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Interview with Ashlyn

After finding it hard to get in contact with people who have diabetes by word of mouth (blaming this on COVID), I decided to use the seemingly most used platform today to see how I might be able to find people willing to talk about their experiences with diabetes. The first person who was able to share their experience with me was Ashlyn. I messaged her asking if she might be able to answer a few questions for a design related project and she was kindly willing to help. here are the questions (in bold) and her answers (in italic).

Your name, your occupation and for how long you’ve been a diabetic?

My name is Ashlyn, I am a physical Therapist Assistant, and I have been a diabetic for 5 years.

When were you told you had diabetes and what was that experience like?

My diagnosis experience was almost relieving because I had been sick for so long. It was a whirlwind of information though, so it was very overwhelming.

What assistance / information / technology were you given for your diabetes?

I was put through a week of diabetes education and immediately given a continuous glucose monitor at my diagnosis. I was started on a pump 6 months later.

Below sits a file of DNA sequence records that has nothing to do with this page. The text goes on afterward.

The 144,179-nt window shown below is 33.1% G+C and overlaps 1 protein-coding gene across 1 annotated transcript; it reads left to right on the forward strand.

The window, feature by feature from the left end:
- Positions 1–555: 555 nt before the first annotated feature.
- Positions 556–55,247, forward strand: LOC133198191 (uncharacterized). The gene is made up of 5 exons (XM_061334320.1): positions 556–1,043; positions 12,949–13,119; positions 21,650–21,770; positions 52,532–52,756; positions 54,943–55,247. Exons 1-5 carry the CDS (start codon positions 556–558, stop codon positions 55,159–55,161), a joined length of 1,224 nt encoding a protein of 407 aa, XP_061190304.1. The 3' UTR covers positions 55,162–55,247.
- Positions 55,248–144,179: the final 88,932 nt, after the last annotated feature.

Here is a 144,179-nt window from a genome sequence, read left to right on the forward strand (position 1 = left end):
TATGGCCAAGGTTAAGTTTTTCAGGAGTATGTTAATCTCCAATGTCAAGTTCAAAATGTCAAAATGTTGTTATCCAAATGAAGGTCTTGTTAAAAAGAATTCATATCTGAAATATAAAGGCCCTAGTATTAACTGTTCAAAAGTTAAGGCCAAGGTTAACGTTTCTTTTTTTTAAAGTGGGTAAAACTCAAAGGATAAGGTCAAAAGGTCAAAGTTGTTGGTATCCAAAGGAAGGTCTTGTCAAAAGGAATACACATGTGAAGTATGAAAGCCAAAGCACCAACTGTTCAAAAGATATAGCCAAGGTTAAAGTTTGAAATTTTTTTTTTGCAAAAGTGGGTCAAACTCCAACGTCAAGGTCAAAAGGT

When you were told you had diabetes, did you know what it was? Did you know anyone else with diabetes?

I knew what diabetes was because I was going into the medical field. I knew people with diabetes but didn’t have any close friends with it.

Did you tell people you had it? Do you tell people now that you have it or is it something you keep hidden?

I was quiet for the first month but then became very open about it. I use it as a platform now and tell everyone I can.

What are the main struggles of living with diabetes? And what part does technology play in this?

My main struggle is stigma and educating those around me. Many people think technology is a cure and don’t realise how much work diabetes still requires. Diabetes is tough to live with but the lack of understanding makes it harder.

If you could design your own diabetes technology, what would it look like?

My ideal diabetes technology would be an all in one CGM and pump that is tubeless and automated.

I think what was most interesting about these answers is where she said ‘many people think technology is a cure’. I think this speaks a lot of truth because not only does it still require a lot of involvement in counting carbs, injections and monitoring levels, with or without an insulin pen or a pump, but i think the technology also works as a material signifier of a ‘cure’. For example, we look at an amputee and see someone who is broken, but when we see an amputee with a prosthetic, we see them as ‘fixed’. However, not only do people not always want to be ‘fixed’, no number of sophisticated technology can ‘fix someone’, physically or emotionally. This is why I believe, there is still much work to be done in terms of a re-education of diabetes and what it means to be diabetic and how technology needs to be rethought and understood properly.

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